The Treaty of Guarantee has complicated the Cyprus issue and should be scrapped.
Since the end of 2016, there has been intense diplomacy over the Cyprus issue. The aim is to reach a new agreement by early 2017. The recent moves are part of a negotiating process that started in February 2014 with a common declaration of principles between Cypriot President Nikos Anastasiades, who represents the Greek Cypriot community, and Turkish Cypriot leader Mehmet Eroglou. The replacement of Eroglou with Mustafa Akinci as leader of the Turkish Cypriot community facilitated the talks.
The most controversial issue surrounding Cyprus is the Treaty of Guarantee, which was discussed in Geneva on January 12 with the participation of Greece, Turkey and the United Kingdom.
THE TREATY IN CONTEXT
The Treaty of Guarantee is rooted in the peculiar way in which the Republic of Cyprus was born. From 1878 until the late 1950s, Cyprus was under British control. The population was split between a Greek majority and a Turkish minority, as well as small Maronite and Armenian communities. From the 1930s, Greek Cypriots demanded the unification of Cyprus with Greece.
But Britain objected over the possibility of withdrawing from Cyprus for strategic reasons. In order to balance the pressure from the Greeks, the UK involved Turkey on behalf of the Turkish Cypriot community, which was not in favor of the island’s integration into Greece.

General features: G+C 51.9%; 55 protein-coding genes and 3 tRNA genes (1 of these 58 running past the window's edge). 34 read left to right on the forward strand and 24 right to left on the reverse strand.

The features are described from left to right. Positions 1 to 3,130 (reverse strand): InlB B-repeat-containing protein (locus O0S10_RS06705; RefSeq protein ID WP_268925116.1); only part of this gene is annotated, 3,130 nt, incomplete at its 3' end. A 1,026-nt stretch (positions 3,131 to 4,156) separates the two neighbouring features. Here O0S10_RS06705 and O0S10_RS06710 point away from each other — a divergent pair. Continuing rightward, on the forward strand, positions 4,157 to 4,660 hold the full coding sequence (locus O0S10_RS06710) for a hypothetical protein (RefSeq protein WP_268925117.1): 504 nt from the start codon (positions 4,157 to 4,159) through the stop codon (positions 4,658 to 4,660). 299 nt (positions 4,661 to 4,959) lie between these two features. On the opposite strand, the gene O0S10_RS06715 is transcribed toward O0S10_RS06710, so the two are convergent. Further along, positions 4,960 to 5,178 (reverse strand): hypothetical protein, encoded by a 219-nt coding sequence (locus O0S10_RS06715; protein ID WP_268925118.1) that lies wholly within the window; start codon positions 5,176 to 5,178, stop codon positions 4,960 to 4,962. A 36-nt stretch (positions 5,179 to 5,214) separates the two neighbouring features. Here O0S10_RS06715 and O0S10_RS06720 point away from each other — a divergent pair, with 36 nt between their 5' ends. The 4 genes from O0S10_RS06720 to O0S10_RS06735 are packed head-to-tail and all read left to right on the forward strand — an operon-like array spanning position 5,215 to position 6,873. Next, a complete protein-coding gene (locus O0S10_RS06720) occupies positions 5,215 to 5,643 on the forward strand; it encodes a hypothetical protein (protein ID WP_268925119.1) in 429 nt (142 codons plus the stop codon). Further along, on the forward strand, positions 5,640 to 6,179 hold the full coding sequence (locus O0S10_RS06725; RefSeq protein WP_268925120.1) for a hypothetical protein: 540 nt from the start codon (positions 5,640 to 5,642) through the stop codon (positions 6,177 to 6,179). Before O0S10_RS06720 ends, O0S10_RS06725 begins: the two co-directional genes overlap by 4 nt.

When Britain changed its stance and decided to withdraw from Cyprus in exchange for retaining two military bases, the situation was no longer a simple case of decolonization.
Instead, the question had to be settled between Britain, Greece and Turkey in a mutually beneficial agreement to avoid a confrontation between two countries belonging to the North Atlantic Treaty Organization (NATO). The Greeks withdrew from their insistence on unifying Cyprus with Greece, while Turkey dropped its demand for partition. Common ground was found in an independent Cyprus that was governed in a consociational way by both Greek and Turkish Cypriots.
Under the treaty of 1960, Greece, Turkey and Britain guaranteed the independence of Cyprus and agreed against the integration of the republic with another state or its partition. A defense alliance was also signed, which allowed for the presence of a Greek and Turkish military force on the island.
However, the inability of the two communities to find common ground regarding the distribution of powers led to the collapse of the agreement soon after 1963. This culminated in the Greek coup of 1974, in order to pave the way for its integration into Greece. In the end, Turkey invaded leading to a de facto partition of Cyprus.
THE 2017 TALKS
Under the current talks, Greece and the Greek Cypriot community support the abolition of the Treaty of Guarantee and the withdrawal of the Turkish army. The Greek argument holds that the Cyprus issue is one of invasion and an illegal occupation on one half of the island.